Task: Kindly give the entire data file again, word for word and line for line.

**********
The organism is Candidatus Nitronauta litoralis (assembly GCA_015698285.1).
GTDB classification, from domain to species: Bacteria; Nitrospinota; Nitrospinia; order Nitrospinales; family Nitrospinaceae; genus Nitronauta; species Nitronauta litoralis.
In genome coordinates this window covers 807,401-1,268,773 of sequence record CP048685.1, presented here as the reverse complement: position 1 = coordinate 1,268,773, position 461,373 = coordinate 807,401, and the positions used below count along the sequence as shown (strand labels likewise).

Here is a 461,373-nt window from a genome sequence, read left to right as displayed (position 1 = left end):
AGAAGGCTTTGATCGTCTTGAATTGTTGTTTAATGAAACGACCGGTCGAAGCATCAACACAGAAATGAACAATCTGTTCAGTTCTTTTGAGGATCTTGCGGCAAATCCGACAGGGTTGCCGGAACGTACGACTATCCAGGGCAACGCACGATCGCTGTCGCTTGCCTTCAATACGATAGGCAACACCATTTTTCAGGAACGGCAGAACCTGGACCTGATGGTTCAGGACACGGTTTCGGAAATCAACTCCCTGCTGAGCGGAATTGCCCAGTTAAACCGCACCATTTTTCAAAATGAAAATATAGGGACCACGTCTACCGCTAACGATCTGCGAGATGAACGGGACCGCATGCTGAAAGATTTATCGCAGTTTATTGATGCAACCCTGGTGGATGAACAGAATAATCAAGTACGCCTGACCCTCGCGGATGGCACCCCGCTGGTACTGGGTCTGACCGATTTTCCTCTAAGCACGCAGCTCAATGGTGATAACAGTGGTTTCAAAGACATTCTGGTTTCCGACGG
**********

The organism is Candidatus Nitronauta litoralis (assembly GCA_015698285.1).
GTDB classification, from domain to species: Bacteria; Nitrospinota; Nitrospinia; order Nitrospinales; family Nitrospinaceae; genus Nitronauta; species Nitronauta litoralis.
In genome coordinates this window covers 807,401-1,268,773 of sequence record CP048685.1, presented here as the reverse complement: position 1 = coordinate 1,268,773, position 461,373 = coordinate 807,401, and the positions used below count along the sequence as shown (strand labels likewise).

Here is a 461,373-nt window from a genome sequence, read left to right as displayed (position 1 = left end):
AGAAGGCTTTGATCGTCTTGAATTGTTGTTTAATGAAACGACCGGTCGAAGCATCAACACAGAAATGAACAATCTGTTCAGTTCTTTTGAGGATCTTGCGGCAAATCCGACAGGGTTGCCGGAACGTACGACTATCCAGGGCAACGCACGATCGCTGTCGCTTGCCTTCAATACGATAGGCAACACCATTTTTCAGGAACGGCAGAACCTGGACCTGATGGTTCAGGACACGGTTTCGGAAATCAACTCCCTGCTGAGCGGAATTGCCCAGTTAAACCGCACCATTTTTCAAAATGAAAATATAGGGACCACGTCTACCGCTAACGATCTGCGAGATGAACGGGACCGCATGCTGAAAGATTTATCGCAGTTTATTGATGCAACCCTGGTGGATGAACAGAATAATCAAGTACGCCTGACCCTCGCGGATGGCACCCCGCTGGTACTGGGTCTGACCGATTTTCCTCTAAGCACGCAGCTCAATGGTGATAACAGTGGTTTCAAAGACATTCTGGTTTCCGACGG